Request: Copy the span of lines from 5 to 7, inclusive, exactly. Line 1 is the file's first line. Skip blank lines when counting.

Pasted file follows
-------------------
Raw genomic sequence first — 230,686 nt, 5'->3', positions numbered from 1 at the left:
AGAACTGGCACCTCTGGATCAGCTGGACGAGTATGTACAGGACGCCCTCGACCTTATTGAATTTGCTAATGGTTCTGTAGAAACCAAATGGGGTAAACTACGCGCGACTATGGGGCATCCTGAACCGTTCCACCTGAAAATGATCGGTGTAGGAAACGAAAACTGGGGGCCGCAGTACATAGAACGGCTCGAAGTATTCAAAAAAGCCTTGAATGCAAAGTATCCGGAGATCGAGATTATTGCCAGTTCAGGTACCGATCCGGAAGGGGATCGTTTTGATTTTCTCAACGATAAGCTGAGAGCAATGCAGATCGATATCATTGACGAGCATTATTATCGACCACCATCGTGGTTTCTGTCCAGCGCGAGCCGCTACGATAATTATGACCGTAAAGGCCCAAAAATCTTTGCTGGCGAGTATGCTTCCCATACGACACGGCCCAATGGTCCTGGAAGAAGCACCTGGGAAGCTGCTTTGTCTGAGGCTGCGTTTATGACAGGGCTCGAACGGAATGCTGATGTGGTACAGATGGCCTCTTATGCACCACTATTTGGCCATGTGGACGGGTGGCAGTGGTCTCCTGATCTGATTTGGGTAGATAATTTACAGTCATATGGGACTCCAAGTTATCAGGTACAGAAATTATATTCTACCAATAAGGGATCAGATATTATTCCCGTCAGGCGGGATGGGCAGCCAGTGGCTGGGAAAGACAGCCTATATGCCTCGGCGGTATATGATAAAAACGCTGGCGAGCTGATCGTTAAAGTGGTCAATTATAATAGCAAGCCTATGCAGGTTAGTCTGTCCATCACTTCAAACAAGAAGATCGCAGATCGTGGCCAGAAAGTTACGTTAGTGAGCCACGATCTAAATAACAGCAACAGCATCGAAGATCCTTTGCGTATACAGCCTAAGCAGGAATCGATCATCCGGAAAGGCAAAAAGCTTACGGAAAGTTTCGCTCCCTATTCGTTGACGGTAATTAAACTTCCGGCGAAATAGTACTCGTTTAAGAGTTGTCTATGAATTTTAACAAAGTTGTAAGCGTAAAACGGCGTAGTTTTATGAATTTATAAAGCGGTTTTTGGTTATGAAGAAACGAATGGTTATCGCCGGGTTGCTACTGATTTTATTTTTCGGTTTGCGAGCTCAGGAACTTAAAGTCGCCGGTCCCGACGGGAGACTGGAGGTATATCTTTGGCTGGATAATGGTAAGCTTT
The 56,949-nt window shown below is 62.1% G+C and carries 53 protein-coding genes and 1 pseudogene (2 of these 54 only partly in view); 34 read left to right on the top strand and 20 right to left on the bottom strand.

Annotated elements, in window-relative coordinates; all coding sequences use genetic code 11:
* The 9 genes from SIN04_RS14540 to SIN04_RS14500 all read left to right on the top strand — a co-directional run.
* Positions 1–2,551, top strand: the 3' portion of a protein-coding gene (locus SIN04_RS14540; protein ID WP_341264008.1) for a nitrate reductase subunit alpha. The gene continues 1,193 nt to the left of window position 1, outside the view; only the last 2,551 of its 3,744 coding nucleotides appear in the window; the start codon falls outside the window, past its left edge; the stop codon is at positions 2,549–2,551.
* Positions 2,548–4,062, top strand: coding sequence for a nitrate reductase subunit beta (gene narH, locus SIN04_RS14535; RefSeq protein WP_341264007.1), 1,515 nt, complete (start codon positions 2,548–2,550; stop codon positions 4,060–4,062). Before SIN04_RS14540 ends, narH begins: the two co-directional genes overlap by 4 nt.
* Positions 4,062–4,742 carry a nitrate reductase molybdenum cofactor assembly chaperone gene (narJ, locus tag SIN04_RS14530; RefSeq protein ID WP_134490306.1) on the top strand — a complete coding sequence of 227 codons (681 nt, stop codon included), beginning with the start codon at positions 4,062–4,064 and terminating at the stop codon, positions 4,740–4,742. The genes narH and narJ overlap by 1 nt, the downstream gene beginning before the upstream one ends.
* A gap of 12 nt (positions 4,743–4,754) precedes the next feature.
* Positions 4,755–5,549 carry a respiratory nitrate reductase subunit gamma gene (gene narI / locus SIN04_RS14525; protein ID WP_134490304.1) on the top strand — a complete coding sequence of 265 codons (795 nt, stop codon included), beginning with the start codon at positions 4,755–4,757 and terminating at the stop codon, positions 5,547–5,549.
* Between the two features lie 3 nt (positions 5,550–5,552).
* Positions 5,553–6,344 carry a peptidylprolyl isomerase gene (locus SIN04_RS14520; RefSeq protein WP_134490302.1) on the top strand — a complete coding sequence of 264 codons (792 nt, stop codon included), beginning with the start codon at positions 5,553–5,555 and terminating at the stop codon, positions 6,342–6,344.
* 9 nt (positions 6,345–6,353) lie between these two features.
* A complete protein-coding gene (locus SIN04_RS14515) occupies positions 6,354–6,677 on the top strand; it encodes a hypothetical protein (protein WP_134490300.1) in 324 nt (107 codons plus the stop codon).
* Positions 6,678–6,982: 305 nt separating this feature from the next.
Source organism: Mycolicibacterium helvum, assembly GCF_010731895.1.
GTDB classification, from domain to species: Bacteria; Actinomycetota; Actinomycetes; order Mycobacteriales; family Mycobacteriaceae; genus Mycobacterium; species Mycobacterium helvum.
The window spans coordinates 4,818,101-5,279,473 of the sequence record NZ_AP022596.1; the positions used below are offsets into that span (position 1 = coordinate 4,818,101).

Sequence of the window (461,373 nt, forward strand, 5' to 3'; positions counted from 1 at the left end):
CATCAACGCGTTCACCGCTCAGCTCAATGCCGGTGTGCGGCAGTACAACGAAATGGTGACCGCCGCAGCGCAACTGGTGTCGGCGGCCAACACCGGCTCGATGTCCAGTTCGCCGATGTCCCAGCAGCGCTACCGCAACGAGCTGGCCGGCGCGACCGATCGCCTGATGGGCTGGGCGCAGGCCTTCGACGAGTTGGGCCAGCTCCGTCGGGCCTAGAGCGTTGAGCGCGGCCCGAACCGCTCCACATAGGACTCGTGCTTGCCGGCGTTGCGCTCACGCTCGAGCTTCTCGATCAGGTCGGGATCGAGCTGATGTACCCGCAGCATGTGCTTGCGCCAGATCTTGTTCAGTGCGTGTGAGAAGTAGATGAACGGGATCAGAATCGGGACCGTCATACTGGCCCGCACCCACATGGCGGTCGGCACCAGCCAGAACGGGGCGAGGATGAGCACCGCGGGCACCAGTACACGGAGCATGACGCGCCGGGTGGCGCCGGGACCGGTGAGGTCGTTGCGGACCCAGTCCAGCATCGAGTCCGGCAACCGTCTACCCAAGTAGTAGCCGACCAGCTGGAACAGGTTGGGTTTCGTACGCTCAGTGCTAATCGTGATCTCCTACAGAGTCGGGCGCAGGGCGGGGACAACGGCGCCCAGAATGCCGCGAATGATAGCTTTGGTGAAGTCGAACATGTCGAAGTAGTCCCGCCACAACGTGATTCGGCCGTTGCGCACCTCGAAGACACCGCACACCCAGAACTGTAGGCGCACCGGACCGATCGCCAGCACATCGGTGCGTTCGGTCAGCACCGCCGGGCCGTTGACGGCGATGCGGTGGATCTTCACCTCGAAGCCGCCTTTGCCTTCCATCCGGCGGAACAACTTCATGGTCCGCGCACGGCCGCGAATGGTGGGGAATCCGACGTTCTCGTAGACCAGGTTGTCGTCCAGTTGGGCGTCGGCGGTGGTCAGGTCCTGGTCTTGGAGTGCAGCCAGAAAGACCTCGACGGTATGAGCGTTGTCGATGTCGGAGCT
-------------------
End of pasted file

* The 9 genes from SIN04_RS14540 to SIN04_RS14500 all read left to right on the top strand — a co-directional run.
* Positions 1–2,551, top strand: the 3' portion of a protein-coding gene (locus SIN04_RS14540; protein ID WP_341264008.1) for a nitrate reductase subunit alpha. The gene continues 1,193 nt to the left of window position 1, outside the view; only the last 2,551 of its 3,744 coding nucleotides appear in the window; the start codon falls outside the window, past its left edge; the stop codon is at positions 2,549–2,551.
* Positions 2,548–4,062, top strand: coding sequence for a nitrate reductase subunit beta (gene narH, locus SIN04_RS14535; RefSeq protein WP_341264007.1), 1,515 nt, complete (start codon positions 2,548–2,550; stop codon positions 4,060–4,062). Before SIN04_RS14540 ends, narH begins: the two co-directional genes overlap by 4 nt.